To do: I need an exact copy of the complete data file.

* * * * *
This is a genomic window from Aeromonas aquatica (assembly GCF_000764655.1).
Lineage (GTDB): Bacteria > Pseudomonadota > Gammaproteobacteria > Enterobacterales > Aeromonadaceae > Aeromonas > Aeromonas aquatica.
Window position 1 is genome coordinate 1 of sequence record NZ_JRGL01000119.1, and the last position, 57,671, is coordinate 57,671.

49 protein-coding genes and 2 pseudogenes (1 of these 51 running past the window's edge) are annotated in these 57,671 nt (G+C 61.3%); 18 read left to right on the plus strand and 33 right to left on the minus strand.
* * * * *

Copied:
This is a genomic window from Aeromonas aquatica (assembly GCF_000764655.1).
Lineage (GTDB): Bacteria > Pseudomonadota > Gammaproteobacteria > Enterobacterales > Aeromonadaceae > Aeromonas > Aeromonas aquatica.
Window position 1 is genome coordinate 1 of sequence record NZ_JRGL01000119.1, and the last position, 57,671, is coordinate 57,671.

49 protein-coding genes and 2 pseudogenes (1 of these 51 running past the window's edge) are annotated in these 57,671 nt (G+C 61.3%); 18 read left to right on the plus strand and 33 right to left on the minus strand.